Local government, crime, by-laws, and law enforcement

This article discusses some of the highlights of the preliminary report on "The state of local government law enforcement” prepared by the Institute for Security Studies for the South African Local Government Association.

Discussions of crime, safety and policing in South Africa often focus on the South African Police Service (SAPS). Clearly, though, the SAPS is not the only role-player that is responsible for promoting safety, and preventing crime, in South Africa. 

With an interest in exploring questions about the role of local government in promoting safety, the Institute for Security Studies (ISS) and the South African Local Government Association (SALGA) cooperated in producing a report on “The state of local government law enforcement”. The report, published in August 2022 and written by David Bruce and Dr Kelly Stone, focuses on the law enforcement capacities of local governments.

Section 152 of the Constitution provides the objects of local government including the promotion of “a safe and healthy environment”.  There are many ways of interpreting and applying this provision. Questions of health and safety clearly do not only link to crime per se but also concern other safety risks varying from issues of water quality to building construction, road traffic, fire, and other possible disasters. Municipalities need to make informed and strategic decisions about what role they should play in protecting and promoting health and safety, to what degree this should focus on addressing the crime problem, and what kind of investment they should make in law enforcement.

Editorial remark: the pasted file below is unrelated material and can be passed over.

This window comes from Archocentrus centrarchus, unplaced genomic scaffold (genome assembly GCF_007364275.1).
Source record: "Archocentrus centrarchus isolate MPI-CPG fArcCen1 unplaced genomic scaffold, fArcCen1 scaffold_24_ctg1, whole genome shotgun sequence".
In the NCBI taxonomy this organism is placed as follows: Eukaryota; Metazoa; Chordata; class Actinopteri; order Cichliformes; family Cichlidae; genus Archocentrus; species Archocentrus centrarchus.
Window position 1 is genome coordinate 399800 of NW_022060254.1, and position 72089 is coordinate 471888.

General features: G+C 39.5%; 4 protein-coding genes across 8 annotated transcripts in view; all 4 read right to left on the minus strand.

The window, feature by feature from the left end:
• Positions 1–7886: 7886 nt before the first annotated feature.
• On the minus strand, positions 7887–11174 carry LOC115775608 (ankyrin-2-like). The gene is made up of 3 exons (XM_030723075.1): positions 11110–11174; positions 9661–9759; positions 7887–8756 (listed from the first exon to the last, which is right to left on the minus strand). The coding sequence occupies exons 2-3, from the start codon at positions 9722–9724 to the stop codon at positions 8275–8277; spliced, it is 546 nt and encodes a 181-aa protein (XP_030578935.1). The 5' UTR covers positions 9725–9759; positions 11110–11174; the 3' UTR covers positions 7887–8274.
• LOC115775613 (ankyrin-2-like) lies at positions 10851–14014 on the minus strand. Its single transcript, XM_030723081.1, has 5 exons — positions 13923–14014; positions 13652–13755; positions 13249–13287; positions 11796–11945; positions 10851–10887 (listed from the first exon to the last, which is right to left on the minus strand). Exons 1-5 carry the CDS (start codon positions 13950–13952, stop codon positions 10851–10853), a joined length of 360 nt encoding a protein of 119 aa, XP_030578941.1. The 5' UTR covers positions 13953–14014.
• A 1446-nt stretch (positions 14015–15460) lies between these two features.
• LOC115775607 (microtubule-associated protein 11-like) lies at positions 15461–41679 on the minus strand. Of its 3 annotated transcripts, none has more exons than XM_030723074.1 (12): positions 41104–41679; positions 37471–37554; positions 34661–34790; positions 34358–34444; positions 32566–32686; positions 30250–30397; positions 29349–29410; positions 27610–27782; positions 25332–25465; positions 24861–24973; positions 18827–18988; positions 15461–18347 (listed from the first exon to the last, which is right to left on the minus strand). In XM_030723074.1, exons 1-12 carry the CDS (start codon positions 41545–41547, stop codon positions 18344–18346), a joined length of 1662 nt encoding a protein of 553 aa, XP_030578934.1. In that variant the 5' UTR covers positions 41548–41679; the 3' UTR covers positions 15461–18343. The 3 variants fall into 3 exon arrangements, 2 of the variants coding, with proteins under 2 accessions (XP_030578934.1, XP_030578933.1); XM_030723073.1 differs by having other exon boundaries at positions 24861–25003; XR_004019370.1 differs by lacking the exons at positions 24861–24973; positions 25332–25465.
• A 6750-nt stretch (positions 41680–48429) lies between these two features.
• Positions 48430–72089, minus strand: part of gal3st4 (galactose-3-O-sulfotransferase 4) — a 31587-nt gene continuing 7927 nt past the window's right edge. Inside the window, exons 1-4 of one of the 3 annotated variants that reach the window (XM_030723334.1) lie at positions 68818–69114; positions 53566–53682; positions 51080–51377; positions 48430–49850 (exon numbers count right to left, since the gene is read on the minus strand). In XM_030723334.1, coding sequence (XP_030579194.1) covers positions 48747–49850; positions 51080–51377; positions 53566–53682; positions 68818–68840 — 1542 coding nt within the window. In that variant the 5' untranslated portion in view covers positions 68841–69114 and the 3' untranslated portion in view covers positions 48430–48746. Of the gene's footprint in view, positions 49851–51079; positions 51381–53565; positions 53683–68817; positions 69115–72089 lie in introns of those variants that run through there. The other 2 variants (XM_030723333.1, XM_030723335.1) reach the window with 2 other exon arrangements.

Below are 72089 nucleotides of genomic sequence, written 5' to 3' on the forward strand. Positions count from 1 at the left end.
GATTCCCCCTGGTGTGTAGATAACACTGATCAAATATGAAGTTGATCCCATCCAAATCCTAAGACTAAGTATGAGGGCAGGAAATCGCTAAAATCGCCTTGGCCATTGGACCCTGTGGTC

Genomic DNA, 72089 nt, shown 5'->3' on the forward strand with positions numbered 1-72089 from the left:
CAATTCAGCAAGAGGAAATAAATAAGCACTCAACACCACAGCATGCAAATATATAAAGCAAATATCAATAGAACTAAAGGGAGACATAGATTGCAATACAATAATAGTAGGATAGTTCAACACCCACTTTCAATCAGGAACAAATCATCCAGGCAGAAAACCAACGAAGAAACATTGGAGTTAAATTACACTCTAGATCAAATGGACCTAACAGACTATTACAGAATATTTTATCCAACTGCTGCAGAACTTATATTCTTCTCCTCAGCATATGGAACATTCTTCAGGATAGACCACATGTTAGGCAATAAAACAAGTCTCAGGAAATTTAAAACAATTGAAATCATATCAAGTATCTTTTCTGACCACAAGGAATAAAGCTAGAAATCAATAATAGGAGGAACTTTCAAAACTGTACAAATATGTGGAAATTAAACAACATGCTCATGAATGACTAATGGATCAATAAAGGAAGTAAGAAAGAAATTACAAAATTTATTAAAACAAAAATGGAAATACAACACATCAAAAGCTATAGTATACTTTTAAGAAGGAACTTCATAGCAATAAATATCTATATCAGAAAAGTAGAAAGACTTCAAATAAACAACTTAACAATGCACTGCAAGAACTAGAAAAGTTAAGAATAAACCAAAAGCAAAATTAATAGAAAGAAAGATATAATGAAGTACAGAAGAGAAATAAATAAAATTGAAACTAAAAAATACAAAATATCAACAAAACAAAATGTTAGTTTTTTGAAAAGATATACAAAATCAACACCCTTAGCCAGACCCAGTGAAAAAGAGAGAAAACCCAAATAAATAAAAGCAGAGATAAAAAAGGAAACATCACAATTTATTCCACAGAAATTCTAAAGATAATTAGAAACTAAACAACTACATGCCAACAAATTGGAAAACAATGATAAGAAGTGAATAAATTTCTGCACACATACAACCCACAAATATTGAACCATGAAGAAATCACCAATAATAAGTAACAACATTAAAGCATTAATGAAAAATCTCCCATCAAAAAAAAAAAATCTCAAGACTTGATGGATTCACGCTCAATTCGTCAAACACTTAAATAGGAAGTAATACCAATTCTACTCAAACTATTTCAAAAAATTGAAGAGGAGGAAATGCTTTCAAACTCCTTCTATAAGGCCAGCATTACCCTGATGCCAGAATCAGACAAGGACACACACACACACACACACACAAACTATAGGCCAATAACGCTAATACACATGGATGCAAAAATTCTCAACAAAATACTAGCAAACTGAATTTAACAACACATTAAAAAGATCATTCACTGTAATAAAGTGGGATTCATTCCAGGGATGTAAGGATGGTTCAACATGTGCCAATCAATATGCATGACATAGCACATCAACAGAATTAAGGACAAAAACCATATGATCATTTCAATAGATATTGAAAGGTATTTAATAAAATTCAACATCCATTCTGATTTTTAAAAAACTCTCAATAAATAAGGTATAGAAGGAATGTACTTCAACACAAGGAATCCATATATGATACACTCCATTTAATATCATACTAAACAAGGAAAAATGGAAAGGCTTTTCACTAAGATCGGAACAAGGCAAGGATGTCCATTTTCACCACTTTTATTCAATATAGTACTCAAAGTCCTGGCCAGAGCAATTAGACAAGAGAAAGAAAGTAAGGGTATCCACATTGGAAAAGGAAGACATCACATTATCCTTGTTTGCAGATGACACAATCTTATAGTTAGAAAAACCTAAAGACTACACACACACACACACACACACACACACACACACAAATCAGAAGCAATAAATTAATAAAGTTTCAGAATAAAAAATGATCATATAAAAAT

There is some controversy currently in South Africa about the type of law enforcement capacities that municipalities may maintain. Any law enforcement capability needs to be established in accordance with applicable laws. However, there are complexities in understanding the relevant laws and regulations.

Section 156(2) of the Constitution authorises municipalities to “make and administer” by-laws regarding certain matters. If municipalities do not enforce by-laws, there may simply be no one enforcing them. Though members of the SAPS may take action against by-law infringements, they do not necessarily do so. A 2018 Government Gazette, issued in terms of Section 334 of the Criminal Procedure Act (Act 51 of 1977), authorises municipalities to appoint law enforcement officers (peace officers) to enforce by-laws and other stipulated laws. The municipalities are responsible for ensuring that these officers are appointed in accordance with the law and that they meet the necessary qualifications and requirements.

Some metropolitan municipalities have established municipal police services (often referred to as ‘metro police’) in line with the provisions of Chapter 12 of the South African Police Service Act (68 of 1995). The mandates of metro police include the by-law enforcement function that is performed by municipal law enforcement officers (some other metros have maintained a law enforcement capability alongside their metro police department, others do not have metro police departments).